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Richard Parsons, 1st Earl of Rosse

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Richard Parsons, 1st Earl of Rosse (1702 – 21 June 1741), Freemason and a founder-member of the Hell-Fire Club, 2nd Viscount Rosse of Bellamont co. Dublin, Baron Oxmantown, 3rd baronet.

Early life[edit]

An Irish peer, he was born at Twickenham, Middlesex, the son of Richard Parsons, 1st Viscount Rosse (c. 1657-1703) and Elizabeth Hamilton, niece of Sarah Jennings, Duchess of Marlborough. His family had settled at New Ross, County Wexford at the beginning of the 17th century. The spelling Rosse distinguishes this Irish family from a Scottish title, Ross.


Upon the death of his father in 1703, he succeeded as the second Viscount Rosse. On 16 June 1718, he was created the Earl of Rosse.

Freemason and Grandmaster of the Grand Lodge of Ireland[edit]

In 1725, he was elected the Grandmaster of the Grand Lodge of Ireland, a post he held for the next six years.[1]

All official records of the Grand Lodge of Ireland prior to 1760, and all minute books prior to 1780, have been lost. While Rosse is the first recorded Grand Master of Ireland, the belief that he was Grand Master in 1723 and again in 1730 is from newspaper accounts of the day.

The Hell-Fire Club[edit]

A founder member of the Hell-Fire Club, Parsons was a notable Libertine (and nihilist[citation needed]), rebelling against the norms of the day[citation needed]. He wrote the book Dionysus Rising after a trip to Egypt where he claimed to have found Dionysian scrolls looted from the Great Library of Alexandria. After writing his book he founded the Sacred Sect of Dionysus. An offshoot of freemasonry called the Revived Order of Dionysus is in existence in New Orleans, USA, and split due to a belief that Freemasonry is descendant from a pre-Christian cult called Dionysiac Architects. They were inspired by Richard Parsons's book[citation needed], only two copies of which exist to this day.

Personal life[edit]

The late Earl of Rosse was, in character and disposition, like the humorous Earl of Rochester; he had an infinite fund of wit, great spirits, and a liberal heart; was fond of all the vices which the beau monde call pleasures, and by those means first impaired his fortune as much as he possibly could do; and finally, his health, beyond repair.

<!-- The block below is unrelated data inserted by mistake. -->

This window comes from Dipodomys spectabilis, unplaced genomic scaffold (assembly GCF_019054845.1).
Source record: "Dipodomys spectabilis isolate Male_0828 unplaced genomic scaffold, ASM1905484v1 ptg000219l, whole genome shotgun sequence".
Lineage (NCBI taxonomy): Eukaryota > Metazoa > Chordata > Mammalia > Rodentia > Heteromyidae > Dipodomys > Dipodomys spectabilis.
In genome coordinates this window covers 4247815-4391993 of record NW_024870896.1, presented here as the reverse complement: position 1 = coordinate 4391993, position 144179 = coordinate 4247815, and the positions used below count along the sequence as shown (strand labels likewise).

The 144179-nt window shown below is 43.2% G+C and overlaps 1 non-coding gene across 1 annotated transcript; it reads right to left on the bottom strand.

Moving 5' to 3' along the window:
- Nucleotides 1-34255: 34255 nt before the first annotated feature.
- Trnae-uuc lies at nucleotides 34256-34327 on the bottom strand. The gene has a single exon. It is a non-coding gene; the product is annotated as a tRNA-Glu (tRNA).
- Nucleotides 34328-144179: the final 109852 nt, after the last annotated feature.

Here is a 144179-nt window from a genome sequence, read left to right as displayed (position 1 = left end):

On 25 June 1714, he married Mary Paulet, the eldest daughter of Lord William Powlett and a granddaughter of the 1st Duke of Bolton and the marquis de Montpouillon. They were the parents of two sons and a daughter:[2]

After his first wife's death on 15 August 1718, he married Frances Claxton. Among her siblings were sisters Lucy, the wife of James Johnston Secretary of State, Scotland, and Mary, wife of Thomas Carter.

Lord Rosse died on 21 June 1741 at his home in Molesworth Street Dublin in the parish of St Anne. On his deathbed he received a letter from the vicar of St Anne, the dean of Kilmore "to remind him of his past life, the particulars of which he mentioned, such as profligacy, gaming, drinking, rioting, turning day into night, blaspheming his Maker, and, in short, all manner of wickedness; and exhorting him in the tenderest manner to employ the few moments that remained to him, in penitently confessing his manifold transgressions, and soliciting his pardon from an offended Deity, before whom he was shortly to appear."

Parsons ordered the letter, addressed only to My Lord, to be put into a fresh cover and carried by the dean's own servant to an unusually pious gentleman, the Earl of Kildare. On reading it the very angry Kildare sent the letter to John Hoadly, Archbishop of Dublin, Primate of Ireland, who immediately summoned the dean for his explanation. By the time it was understood what had been done, Parsons was dead.[3] He was succeeded in his titles by his eldest son, Richard. His widow Frances married Viscount Jocelyn, Lord Chancellor of Ireland before her death in 1772.


As his sons died without issue, the earldom became extinct in 1764. However, there was a second creation of the title Parsons, Earl of Rosse in 1806 for the descendants of a junior branch which had settled at Birr, King’s County in the early 17th century instead of New Ross. Today's Parsons of Birr Castle are not his direct descendants of the original earl.[2]


  1. ^ Waite, Arthur Edward (2007). A New Encyclopedia of Freemasonry. Vol. I. Cosimo, Inc. p. 400. ISBN 978-1-60206-641-0.
  2. ^ a b c Genealogical and Heraldic Dictionary of the Peerage and Baronetage of the British Empire. Burke's Peerage Limited. 1848. p. 850. Retrieved 7 November 2022.
  3. ^ John Thomas Gilbert Molesworth Street. A history of the city of Dublin Volume III.

External links[edit]

Masonic offices
Preceded by
Grandmaster of the Grand Lodge of Ireland
Succeeded by
Peerage of Ireland
New creation Earl of Rosse
Succeeded by
Preceded by Viscount Rosse